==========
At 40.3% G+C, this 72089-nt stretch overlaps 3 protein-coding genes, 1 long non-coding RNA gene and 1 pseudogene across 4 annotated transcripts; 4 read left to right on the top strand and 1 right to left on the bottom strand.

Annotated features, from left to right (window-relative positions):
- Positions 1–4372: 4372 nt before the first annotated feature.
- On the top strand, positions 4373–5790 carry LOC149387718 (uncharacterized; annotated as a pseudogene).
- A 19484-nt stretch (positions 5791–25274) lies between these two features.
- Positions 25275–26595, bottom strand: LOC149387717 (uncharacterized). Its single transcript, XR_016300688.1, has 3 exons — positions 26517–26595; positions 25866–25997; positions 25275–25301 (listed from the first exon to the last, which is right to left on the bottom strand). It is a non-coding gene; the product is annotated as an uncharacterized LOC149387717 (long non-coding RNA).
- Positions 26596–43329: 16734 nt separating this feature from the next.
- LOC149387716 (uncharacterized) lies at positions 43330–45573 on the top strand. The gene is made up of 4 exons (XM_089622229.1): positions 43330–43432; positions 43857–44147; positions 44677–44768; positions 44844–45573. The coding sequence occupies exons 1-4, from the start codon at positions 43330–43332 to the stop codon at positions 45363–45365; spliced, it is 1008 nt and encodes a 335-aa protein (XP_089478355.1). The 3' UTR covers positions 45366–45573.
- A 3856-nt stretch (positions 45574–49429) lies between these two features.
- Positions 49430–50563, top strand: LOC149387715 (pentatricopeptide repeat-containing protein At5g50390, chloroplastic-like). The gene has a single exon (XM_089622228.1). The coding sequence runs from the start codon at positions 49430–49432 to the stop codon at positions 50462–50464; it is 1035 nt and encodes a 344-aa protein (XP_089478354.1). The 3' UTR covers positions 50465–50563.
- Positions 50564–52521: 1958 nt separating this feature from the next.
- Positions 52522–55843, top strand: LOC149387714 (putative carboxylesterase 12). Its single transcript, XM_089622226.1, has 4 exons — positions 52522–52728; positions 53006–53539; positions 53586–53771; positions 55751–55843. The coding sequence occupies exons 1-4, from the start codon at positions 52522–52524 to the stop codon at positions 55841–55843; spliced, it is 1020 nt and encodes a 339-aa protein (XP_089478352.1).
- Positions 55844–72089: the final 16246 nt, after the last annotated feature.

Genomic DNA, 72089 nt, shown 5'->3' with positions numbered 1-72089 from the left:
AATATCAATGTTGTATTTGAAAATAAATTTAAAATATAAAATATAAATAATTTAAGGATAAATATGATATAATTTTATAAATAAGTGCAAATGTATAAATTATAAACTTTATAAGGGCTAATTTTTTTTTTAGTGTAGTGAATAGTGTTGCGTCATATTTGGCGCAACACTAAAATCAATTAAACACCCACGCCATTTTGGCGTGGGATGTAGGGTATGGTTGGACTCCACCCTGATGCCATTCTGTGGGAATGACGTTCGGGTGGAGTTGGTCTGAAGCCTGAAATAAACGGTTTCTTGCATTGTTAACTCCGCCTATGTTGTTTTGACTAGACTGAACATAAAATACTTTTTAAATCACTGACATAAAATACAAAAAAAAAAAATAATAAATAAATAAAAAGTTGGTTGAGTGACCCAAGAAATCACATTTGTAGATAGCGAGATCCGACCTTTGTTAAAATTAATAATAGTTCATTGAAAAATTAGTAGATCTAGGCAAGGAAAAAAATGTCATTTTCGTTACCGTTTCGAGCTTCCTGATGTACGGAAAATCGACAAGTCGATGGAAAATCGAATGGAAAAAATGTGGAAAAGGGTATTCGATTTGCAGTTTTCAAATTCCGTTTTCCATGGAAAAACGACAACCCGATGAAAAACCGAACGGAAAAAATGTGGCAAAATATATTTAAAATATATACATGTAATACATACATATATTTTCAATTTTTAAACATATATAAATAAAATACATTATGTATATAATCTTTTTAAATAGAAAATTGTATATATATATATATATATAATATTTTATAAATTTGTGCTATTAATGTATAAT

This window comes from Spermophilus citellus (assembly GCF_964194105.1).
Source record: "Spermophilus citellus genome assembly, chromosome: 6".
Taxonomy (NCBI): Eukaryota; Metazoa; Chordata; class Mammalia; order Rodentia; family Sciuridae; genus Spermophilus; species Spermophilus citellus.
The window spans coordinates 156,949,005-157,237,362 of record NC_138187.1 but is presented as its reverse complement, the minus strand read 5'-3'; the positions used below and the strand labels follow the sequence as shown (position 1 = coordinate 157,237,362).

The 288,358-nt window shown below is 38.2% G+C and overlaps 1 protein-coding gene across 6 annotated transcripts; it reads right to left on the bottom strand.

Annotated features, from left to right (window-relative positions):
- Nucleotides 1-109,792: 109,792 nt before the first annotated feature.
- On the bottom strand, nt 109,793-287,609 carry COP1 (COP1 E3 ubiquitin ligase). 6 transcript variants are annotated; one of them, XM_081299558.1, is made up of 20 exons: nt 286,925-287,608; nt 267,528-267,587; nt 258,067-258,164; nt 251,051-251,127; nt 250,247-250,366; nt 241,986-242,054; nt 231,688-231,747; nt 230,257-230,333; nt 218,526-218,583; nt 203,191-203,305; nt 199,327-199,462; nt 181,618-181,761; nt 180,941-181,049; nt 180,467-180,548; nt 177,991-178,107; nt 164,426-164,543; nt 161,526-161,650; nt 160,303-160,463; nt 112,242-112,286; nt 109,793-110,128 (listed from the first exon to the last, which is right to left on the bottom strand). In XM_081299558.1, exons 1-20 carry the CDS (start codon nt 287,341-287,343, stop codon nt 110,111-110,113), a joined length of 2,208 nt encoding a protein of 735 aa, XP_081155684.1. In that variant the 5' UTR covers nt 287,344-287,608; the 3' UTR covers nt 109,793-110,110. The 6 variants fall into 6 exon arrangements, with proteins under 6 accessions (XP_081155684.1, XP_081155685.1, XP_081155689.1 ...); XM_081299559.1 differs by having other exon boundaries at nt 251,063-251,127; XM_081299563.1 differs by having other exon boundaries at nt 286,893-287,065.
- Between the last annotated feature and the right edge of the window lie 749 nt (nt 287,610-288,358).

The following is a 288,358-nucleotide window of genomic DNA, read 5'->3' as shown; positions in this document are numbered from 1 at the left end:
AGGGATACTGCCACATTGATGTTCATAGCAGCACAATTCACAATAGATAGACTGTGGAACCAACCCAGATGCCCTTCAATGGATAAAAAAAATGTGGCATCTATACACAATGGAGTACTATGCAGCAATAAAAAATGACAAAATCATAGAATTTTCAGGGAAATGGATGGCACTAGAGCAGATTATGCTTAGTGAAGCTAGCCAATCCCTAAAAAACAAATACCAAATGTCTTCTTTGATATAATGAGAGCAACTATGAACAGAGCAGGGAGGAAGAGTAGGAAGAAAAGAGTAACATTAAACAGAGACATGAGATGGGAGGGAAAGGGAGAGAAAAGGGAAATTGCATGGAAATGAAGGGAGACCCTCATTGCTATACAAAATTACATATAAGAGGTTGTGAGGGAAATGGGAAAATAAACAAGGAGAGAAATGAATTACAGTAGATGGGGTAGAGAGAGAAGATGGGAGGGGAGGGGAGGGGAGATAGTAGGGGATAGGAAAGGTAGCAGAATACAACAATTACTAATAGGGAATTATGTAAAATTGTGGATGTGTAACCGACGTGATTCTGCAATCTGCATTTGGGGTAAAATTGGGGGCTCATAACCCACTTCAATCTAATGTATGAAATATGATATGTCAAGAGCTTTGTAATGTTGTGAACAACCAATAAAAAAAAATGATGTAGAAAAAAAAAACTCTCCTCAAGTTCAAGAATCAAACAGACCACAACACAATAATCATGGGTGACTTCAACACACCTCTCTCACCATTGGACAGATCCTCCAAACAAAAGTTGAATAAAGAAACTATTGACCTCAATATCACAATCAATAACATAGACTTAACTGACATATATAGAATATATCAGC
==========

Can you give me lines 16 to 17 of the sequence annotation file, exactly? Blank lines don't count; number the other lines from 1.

This window comes from Spermophilus citellus (assembly GCF_964194105.1).
Source record: "Spermophilus citellus genome assembly, chromosome: 6".